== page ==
umbrella protest 2 The students were occupying several locations around the city, including Nathan Rd in one of the main shopping areas, and the main road by the Government buildings. They had been there some weeks and the taxi drivers and bus companies were really fed up of them as they caused quite a bit of disruption. considering some of the things you hear about the Chinese police we thought they were being rather restrained. If this had been attempted in Parliament Square, London, it would never have got off the ground! It was an offence to have a tarp or cardboard to sit on in London. 

Umbrella protest offices

Ferris wheel 2This Ferris wheel is set on the harbour, in a park and sports complex. We were all set to take a ride but they’re still constructing it!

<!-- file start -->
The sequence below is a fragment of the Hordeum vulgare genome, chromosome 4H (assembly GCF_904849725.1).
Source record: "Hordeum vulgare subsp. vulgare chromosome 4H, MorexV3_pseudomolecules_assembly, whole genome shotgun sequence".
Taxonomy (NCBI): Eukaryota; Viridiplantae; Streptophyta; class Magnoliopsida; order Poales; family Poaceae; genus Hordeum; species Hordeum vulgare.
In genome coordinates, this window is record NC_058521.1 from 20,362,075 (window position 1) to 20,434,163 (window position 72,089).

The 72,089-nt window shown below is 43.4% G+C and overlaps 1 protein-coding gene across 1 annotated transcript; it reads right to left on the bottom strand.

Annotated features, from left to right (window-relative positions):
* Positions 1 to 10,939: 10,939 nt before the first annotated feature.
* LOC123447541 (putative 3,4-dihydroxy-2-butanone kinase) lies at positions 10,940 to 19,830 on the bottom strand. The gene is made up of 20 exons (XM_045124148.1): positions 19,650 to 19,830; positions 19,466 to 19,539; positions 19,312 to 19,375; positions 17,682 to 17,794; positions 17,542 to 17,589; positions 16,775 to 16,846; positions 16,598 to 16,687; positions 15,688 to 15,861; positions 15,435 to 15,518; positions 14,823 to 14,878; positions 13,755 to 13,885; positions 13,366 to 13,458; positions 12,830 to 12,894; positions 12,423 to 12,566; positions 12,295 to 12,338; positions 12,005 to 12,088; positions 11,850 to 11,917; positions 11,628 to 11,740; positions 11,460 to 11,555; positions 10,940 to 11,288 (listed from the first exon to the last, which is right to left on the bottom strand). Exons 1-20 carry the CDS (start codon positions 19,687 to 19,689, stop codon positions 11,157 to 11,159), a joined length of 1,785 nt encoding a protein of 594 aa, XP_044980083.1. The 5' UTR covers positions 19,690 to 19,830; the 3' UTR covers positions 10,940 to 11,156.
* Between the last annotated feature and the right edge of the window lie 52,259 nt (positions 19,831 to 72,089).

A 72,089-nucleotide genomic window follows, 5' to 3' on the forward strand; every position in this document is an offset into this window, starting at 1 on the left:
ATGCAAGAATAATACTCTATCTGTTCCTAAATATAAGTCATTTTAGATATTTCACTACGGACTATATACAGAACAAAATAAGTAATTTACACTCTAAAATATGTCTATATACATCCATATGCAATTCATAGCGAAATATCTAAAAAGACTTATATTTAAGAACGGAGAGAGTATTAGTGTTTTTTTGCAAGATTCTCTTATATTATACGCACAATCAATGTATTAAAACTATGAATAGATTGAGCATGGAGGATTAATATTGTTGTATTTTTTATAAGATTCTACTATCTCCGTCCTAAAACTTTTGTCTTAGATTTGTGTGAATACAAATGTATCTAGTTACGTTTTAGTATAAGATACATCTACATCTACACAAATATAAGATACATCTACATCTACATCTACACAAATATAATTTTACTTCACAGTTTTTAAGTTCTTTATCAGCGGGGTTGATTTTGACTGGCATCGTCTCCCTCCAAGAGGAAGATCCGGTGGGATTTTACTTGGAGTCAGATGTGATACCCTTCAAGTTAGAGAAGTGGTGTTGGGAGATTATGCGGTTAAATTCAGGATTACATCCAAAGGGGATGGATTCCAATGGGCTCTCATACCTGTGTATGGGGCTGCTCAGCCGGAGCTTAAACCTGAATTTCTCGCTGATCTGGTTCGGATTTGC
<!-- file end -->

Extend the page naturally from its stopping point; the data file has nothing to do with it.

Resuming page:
street view 3 street view 4These diagonal strips light up in the evening. While we were there, a lot of the skyscrapers were having extra Xmas lights attached to the windows. I’ve found a photo of a previous years display at BayImages.



scaffolding All the scaffolding in Hong Kong is made from bamboo. It seems to be laid on brackets attached to the side of the buildings. It’s quite an impressive sight but you wouldn’t get me up on it!

Peak Tram

peak view 2

Just a few shots of the Peak Tram. This is a funicular railway that which runs from the Admiralty district to the top of Victoria Peak, the highest point on Hong Kong Island. According to Wikipedia it caries 11,000 passengers a day and I can well believe it, as we had to queue an hour to get on it – going up, and going down! The two carriages hold 120 passengers.